Charity warns about child homelessness

Charity warns about child homelessness

More than one in four children surveyed in Northern Ireland have thought about running away - with half admitting to spending a night away from home without telling their parents, a charity has said.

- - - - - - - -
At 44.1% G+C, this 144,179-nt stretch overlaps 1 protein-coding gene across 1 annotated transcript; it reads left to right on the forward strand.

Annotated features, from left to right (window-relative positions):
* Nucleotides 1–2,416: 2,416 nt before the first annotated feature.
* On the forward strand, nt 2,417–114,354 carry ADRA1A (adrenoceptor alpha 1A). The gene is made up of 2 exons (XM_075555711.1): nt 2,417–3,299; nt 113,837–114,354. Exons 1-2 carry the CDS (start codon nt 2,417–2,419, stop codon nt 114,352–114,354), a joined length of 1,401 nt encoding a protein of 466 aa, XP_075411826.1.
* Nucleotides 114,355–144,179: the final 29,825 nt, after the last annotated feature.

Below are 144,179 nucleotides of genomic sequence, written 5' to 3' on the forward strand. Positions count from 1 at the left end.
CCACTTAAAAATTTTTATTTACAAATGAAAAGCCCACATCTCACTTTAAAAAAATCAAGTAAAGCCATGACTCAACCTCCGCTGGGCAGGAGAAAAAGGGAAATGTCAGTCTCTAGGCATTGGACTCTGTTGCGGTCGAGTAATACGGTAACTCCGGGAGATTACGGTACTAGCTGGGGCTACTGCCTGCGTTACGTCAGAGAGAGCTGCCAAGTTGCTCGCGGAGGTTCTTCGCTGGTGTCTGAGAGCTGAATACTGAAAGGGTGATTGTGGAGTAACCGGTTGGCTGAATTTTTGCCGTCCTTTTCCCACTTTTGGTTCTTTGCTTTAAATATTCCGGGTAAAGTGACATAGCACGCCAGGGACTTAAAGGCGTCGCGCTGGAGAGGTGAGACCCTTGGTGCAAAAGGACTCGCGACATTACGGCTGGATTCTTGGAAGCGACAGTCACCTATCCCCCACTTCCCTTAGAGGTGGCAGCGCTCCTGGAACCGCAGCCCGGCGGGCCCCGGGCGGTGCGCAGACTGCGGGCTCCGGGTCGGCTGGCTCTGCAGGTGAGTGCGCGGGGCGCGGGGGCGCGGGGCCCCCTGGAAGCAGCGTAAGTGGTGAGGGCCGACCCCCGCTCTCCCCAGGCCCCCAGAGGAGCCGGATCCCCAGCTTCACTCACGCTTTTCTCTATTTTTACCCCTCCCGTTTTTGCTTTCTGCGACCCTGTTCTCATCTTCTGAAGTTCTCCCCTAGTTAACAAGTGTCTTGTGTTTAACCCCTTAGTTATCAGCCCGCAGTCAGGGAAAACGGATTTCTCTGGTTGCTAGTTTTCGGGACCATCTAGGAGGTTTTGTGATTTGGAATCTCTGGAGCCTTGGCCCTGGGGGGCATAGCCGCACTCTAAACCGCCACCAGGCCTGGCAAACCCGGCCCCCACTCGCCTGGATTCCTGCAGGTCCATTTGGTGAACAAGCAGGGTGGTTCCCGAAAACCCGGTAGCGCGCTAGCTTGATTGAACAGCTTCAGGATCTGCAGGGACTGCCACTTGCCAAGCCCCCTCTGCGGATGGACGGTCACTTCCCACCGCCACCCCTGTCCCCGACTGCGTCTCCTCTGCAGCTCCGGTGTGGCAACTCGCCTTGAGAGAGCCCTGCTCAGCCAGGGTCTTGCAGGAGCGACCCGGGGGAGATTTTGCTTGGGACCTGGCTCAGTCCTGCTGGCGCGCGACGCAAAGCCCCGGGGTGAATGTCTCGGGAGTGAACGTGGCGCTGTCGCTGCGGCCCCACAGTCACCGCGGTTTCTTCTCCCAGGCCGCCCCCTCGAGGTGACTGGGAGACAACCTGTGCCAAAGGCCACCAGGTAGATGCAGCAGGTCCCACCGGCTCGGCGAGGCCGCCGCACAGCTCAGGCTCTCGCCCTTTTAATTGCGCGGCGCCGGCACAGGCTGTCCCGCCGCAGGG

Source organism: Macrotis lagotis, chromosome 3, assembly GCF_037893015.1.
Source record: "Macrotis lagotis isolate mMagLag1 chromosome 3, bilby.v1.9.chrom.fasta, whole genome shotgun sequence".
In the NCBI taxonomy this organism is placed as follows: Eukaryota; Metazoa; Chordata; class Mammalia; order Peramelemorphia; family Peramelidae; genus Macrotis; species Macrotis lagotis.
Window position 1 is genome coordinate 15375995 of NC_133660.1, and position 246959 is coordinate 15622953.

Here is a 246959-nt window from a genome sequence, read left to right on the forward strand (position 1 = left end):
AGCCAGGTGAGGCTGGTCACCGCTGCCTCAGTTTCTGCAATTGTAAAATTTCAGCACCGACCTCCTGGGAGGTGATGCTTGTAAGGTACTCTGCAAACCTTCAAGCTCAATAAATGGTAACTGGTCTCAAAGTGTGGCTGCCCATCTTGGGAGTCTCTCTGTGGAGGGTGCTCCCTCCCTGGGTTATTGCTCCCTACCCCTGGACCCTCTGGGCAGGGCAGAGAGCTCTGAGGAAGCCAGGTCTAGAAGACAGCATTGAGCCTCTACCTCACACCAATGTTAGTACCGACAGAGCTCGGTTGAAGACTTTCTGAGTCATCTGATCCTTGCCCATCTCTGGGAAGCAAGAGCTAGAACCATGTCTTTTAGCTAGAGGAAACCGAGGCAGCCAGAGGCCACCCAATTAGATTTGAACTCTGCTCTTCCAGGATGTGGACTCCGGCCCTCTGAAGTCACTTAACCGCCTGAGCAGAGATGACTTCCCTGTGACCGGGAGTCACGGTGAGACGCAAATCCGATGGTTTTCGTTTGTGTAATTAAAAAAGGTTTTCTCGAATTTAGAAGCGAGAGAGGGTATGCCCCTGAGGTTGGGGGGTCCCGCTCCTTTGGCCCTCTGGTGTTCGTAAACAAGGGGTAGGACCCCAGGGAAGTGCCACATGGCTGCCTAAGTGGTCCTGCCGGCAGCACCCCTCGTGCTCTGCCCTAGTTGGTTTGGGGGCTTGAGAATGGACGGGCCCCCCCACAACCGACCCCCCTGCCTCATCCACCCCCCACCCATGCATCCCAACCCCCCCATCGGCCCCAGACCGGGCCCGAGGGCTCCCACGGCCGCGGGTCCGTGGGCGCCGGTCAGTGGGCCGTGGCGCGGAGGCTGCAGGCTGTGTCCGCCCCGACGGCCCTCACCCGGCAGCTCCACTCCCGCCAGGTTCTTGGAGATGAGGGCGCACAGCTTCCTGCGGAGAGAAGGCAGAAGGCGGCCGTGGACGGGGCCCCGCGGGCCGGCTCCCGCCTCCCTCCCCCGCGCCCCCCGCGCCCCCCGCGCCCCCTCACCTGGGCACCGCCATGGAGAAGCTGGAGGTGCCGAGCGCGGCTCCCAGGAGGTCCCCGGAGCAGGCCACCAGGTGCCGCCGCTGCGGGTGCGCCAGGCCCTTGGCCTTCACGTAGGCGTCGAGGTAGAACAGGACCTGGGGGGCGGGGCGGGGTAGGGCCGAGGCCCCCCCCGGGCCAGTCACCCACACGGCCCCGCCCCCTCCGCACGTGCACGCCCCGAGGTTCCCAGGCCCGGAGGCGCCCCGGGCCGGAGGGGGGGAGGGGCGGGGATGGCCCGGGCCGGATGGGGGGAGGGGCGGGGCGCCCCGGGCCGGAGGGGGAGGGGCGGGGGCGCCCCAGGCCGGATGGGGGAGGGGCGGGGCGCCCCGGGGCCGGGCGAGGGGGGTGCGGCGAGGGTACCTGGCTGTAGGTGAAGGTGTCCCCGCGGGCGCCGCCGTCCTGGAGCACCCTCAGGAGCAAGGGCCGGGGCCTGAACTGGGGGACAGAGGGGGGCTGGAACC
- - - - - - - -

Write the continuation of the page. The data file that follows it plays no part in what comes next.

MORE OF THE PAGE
Action for Children's survey of 100 children in Northern Ireland also revealed that almost half ran away because of arguments with family members and 29% believed their parents didn't want them and would be better off without them. One fifth said they know another child who regularly sleeps away from home because of problems within their family.The leading charity surveyed eight to 16-year-olds to find out what makes children want to leave home ahead of Byte Night Belfast, an event which will see people bed down for the night outside the Belfast Activity Centre in south Belfast to raise vital funds for youth homelessness. Dawn Shaw, operational director of children's services at Action for Children in Northern Ireland, said: "Homelessness can happen to anyone's child. Our research shows that children as young as eight think about running away - and more than one in 10 in Northern Ireland go through with it. "We want to help families repair broken relationships before the idea of running away becomes the reality of a night on the streets."She added: "Each year, the Northern Irish business and technology sectors spend a night exposed to the elements in aid of youth homelessness. This might not seem like much fun, but in the morning our sleepers can go home to a warm bed and full fridge. "Sadly this isn't the case for homeless young people - and that's why we need people to support us by sleeping out on Byte Night."Byte Night Belfast funding is used to support Action for Children's Sperrin and Lakeland Floating Support Service which works with young people and care-leavers who are homeless or at risk of homelessness. One girl, who cannot be named, first started using the Sperrin and Lakeland Floating Support Service when she was 17. "My relationship had broken down with my mum and it was getting worse, I just had to get out of that situation," she explained."I was sleeping on a friend's sofa and other friends would give me food and wash my clothes or let me have a shower. I hadn't a clue what I was doing. "Action for Children helped me get somewhere to live and the skills I needed to be able to get a job. I honestly don't know where I would be or what I'd be doing now if it wasn't for Action for Children's help."


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